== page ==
This year, the European Week for Waste Reduction (EWWR) will be held from the 20th to 26th of November and the theme for this year is circular communities, both at individual or organisational level, who are called to take action to reduce waste production through a circular, zero waste approach.
The European Week for Waste Reduction is the biggest campaign aiming to raise awareness on waste prevention and reduction within Europe. It is an initiative organised by a Steering Committee of different organisations, but carried out by local and regional authorities involving all types of actors (associations, schools, NGOs) who are all working towards building a sustainable future, through the adoption of a circular economy and the principle of the three Rs: Reduce, Reuse and Recycle. In this context, cities and towns are key players that have the opportunity to facilitate better and practical actions of citizens in everyday life towards a zero waste society.
How can cities facilitate the zero waste transition?
- Reuse facilities: Municipalities can allow the usage of empty facilities to promote circular initiatives such as Repair Cafes, second-hand markets or swamps. As communication is evermore pressing on the need to reduce our consumption and production, more citizens are acknowledging that their contribution matters. Second-hand markets and online websites for reusable items are thriving, and this is vital to prevent natural resources being discarded for waste, as well as to prevent the use of virgin materials for new products whilst reducing key Greenhouse Gas emissions during production and manufacturing stages. However, the possibilities to easily sell and get rid of unused items shouldn’t be an incentive to purchase more, but rather to raise awareness of the importance of closing the loop and giving items a second life.
- Community composting: Municipalities can provide compost containers in public spaces and educate residents on how to use their bio-waste to help create useful compost. A successful example is the French town of Samoreau, where compost bins were provided to the schools, cemetery and town hall and the compost was used to maintain the town’s green spaces and flowerbeds, generating a circular loop where bio-waste can be put back into the natural cycle to help the local soil.
- Food waste prevention: Municipalities can put in place training, incentives and policy to reduce food waste in canteens, in restaurants, hotels and hospitals and homes. Furthermore, municipalities can introduce the right infrastructure to allow and encourage food waste to be redirected to where it is needed most, for example by connecting supermarkets or restaurants (who would otherwise discard leftover food) with local enterprises to help feed those more in need.
- Separate waste collection. A key factor for an effective circular community is to ensure that the value of products is preserved. Therefore, it is essential to implement a proper waste collection policy at the municipal level that can facilitate the circular economy process. Some cities in Europe have already reached a high percentage of recycling rate, close to 80-90%, thanks to properly implementing a door to door separate collection system implementation. In addition, separate organic waste collection can help reduce the amount of a household waste by 40%, with organic waste being sent to composting sites rather than to landfills or incineration.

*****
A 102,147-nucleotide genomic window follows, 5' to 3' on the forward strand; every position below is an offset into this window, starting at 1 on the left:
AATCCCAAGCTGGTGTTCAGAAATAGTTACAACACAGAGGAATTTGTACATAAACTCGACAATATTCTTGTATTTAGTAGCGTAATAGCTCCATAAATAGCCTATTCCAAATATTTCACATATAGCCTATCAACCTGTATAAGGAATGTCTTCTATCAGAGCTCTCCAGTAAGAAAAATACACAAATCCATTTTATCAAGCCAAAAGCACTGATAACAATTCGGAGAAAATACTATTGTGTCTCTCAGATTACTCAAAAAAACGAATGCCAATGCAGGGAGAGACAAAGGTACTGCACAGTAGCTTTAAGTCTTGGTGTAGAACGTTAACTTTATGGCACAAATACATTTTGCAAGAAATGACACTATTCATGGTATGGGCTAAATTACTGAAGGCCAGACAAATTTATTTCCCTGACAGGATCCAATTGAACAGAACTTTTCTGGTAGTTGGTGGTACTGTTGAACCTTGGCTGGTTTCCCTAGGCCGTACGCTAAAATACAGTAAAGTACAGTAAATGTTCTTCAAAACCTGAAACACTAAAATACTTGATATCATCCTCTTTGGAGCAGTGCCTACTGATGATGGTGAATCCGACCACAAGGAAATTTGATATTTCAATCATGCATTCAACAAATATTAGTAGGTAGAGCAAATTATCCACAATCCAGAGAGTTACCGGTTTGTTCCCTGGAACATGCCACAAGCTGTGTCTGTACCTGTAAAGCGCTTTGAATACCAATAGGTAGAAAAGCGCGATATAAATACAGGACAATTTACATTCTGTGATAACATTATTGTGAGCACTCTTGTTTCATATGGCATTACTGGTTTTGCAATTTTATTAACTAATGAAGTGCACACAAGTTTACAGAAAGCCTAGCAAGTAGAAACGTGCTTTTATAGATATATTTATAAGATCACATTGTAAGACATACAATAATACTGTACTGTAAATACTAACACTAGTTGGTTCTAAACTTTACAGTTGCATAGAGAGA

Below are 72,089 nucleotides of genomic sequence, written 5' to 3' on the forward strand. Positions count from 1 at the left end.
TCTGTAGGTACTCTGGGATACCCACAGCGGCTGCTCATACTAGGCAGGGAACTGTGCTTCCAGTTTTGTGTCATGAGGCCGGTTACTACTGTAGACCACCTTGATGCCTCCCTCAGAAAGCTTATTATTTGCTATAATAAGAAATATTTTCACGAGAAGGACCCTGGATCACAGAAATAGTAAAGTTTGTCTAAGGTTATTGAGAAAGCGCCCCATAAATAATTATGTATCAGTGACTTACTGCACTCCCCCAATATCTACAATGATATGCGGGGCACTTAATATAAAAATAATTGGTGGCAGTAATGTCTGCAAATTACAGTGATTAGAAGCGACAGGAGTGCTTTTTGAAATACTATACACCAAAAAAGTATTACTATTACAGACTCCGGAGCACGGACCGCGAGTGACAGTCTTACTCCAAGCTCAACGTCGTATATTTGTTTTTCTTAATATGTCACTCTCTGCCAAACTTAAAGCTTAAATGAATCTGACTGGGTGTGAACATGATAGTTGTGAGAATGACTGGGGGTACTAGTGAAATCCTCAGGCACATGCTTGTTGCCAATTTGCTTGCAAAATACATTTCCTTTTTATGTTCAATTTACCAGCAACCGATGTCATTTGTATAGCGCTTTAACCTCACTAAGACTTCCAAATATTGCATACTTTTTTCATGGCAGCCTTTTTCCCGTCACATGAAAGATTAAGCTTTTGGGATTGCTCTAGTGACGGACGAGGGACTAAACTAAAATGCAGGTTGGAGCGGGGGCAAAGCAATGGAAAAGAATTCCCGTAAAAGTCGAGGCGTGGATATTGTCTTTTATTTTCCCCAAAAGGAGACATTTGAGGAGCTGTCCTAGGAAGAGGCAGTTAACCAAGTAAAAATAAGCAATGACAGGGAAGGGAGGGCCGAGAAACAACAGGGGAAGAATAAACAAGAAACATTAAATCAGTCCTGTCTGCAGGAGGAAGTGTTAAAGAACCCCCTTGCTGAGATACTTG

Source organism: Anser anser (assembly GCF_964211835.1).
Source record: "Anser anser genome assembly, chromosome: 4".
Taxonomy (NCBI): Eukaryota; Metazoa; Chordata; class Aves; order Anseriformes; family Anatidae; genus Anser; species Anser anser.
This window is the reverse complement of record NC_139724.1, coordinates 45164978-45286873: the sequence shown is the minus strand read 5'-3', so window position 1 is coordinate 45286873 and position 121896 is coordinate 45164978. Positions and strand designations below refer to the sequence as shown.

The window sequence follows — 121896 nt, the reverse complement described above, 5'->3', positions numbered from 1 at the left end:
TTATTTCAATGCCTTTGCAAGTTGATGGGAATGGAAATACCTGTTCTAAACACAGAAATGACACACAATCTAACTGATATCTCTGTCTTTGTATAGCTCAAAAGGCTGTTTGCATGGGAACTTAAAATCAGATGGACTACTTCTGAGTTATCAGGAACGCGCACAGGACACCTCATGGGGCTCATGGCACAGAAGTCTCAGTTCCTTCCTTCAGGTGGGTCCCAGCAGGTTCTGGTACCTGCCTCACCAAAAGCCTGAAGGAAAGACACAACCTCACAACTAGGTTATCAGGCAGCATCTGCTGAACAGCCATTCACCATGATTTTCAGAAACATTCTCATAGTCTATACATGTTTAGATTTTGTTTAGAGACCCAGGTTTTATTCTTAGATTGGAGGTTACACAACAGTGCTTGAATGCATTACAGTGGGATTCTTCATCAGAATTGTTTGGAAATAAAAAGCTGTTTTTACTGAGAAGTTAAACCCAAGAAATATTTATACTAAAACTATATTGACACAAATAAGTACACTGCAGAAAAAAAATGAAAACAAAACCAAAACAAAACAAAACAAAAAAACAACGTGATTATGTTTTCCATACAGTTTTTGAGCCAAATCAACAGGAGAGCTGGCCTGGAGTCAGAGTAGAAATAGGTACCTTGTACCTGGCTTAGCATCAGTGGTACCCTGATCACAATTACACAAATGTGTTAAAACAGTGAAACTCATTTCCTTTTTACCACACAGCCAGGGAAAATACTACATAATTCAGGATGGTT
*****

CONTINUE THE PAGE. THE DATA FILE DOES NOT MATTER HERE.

- Introduce economic incentives to encourage waste reduction. Even though small changes are important, the situation clearly demonstrates that society cannot rely solely on the spontaneous collaboration of a small group of citizens to change our general societal behaviour. However, citizens collaborate best when the system is designed for them. One driver to reduce waste at local level are price incentives, and indeed practice has shown that the amount of waste has tremendously decreased where this mechanism was implemented (Treviso, in Italy, has seen its own residual waste decreased of 52% in only one municipal mandate, whilst there was a reduction of 60% in Parma). Another successful example of good practice in waste separation is Newport, Wales, which has achieved a recycling rate of 66%. This outcome has been possible thanks to the local authority’s decision to implement policies such as pursuing quality of collection over quantity, discouraging citizens’ production of waste by collecting the separated recyclable/compostable waste more often than residual municipal waste, and by providing bigger bins for recyclables than for residual.
- Repair collection. Municipalities are also called upon to develop repair collection points and repair centres by enabling facilities for this purpose, especially for durable goods such as electronics, furniture and clothes. These types of initiatives create extra value to the item or product itself, and can also help increase local employment rate, especially when compared with the alternative of the waste that has been collected ending up in either a landfill or incinerator. In fact, repairing requires a higher number of skilled persons and can create inclusion of marginalised people into the society.
A call to action this European Week of Waste Reduction
All around Europe, municipalities are joining the #WeChooseReuse movement demanding, through a letter addressed to decision makers at EU level, to strengthen, among others, the establishment of a regulatory framework to enable reuse, to penalise those who pollute and, concerning the business sector, to design and implement the Extended Producer Responsibility (EPR). All municipalities and actors interested in achieving the EWWR 2021 theme, circular communities, should sign this letter and showcase their support for developing the necessary reuse systems in order for circular economies to flourish.
Antonella Bortolato is a volunteer for Zero Waste Europe.